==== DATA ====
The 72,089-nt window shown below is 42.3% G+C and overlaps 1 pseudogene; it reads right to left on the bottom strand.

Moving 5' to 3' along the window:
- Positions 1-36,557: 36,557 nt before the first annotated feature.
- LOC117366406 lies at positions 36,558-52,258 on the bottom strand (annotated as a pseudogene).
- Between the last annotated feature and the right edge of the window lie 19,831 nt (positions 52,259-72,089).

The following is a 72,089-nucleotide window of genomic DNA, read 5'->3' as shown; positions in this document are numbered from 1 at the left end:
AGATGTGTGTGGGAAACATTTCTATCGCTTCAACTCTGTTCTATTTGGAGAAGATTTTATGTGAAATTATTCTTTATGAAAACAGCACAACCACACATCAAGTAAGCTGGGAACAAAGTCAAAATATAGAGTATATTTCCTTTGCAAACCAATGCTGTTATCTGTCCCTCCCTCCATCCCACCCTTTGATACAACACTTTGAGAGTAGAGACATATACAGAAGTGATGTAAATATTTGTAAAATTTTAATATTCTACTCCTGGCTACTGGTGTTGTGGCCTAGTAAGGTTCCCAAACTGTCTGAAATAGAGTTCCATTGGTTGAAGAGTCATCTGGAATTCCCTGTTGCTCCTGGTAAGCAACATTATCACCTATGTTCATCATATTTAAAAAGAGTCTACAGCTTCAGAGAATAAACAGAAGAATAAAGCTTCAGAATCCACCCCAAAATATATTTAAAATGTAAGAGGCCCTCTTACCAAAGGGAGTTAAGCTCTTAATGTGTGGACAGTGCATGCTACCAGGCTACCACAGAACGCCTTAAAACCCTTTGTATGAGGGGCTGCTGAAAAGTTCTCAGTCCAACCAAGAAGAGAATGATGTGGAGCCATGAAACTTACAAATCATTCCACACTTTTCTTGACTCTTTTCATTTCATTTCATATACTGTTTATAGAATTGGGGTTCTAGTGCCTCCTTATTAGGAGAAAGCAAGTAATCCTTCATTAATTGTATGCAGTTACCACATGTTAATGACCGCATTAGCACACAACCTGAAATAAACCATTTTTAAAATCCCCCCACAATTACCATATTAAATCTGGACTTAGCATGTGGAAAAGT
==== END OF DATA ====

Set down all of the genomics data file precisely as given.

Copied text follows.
The 72,089-nt window shown below is 42.3% G+C and overlaps 1 pseudogene; it reads right to left on the bottom strand.

Moving 5' to 3' along the window:
- Positions 1-36,557: 36,557 nt before the first annotated feature.
- LOC117366406 lies at positions 36,558-52,258 on the bottom strand (annotated as a pseudogene).
- Between the last annotated feature and the right edge of the window lie 19,831 nt (positions 52,259-72,089).

The following is a 72,089-nucleotide window of genomic DNA, read 5'->3' as shown; positions in this document are numbered from 1 at the left end:
AGATGTGTGTGGGAAACATTTCTATCGCTTCAACTCTGTTCTATTTGGAGAAGATTTTATGTGAAATTATTCTTTATGAAAACAGCACAACCACACATCAAGTAAGCTGGGAACAAAGTCAAAATATAGAGTATATTTCCTTTGCAAACCAATGCTGTTATCTGTCCCTCCCTCCATCCCACCCTTTGATACAACACTTTGAGAGTAGAGACATATACAGAAGTGATGTAAATATTTGTAAAATTTTAATATTCTACTCCTGGCTACTGGTGTTGTGGCCTAGTAAGGTTCCCAAACTGTCTGAAATAGAGTTCCATTGGTTGAAGAGTCATCTGGAATTCCCTGTTGCTCCTGGTAAGCAACATTATCACCTATGTTCATCATATTTAAAAAGAGTCTACAGCTTCAGAGAATAAACAGAAGAATAAAGCTTCAGAATCCACCCCAAAATATATTTAAAATGTAAGAGGCCCTCTTACCAAAGGGAGTTAAGCTCTTAATGTGTGGACAGTGCATGCTACCAGGCTACCACAGAACGCCTTAAAACCCTTTGTATGAGGGGCTGCTGAAAAGTTCTCAGTCCAACCAAGAAGAGAATGATGTGGAGCCATGAAACTTACAAATCATTCCACACTTTTCTTGACTCTTTTCATTTCATTTCATATACTGTTTATAGAATTGGGGTTCTAGTGCCTCCTTATTAGGAGAAAGCAAGTAATCCTTCATTAATTGTATGCAGTTACCACATGTTAATGACCGCATTAGCACACAACCTGAAATAAACCATTTTTAAAATCCCCCCACAATTACCATATTAAATCTGGACTTAGCATGTGGAAAAGT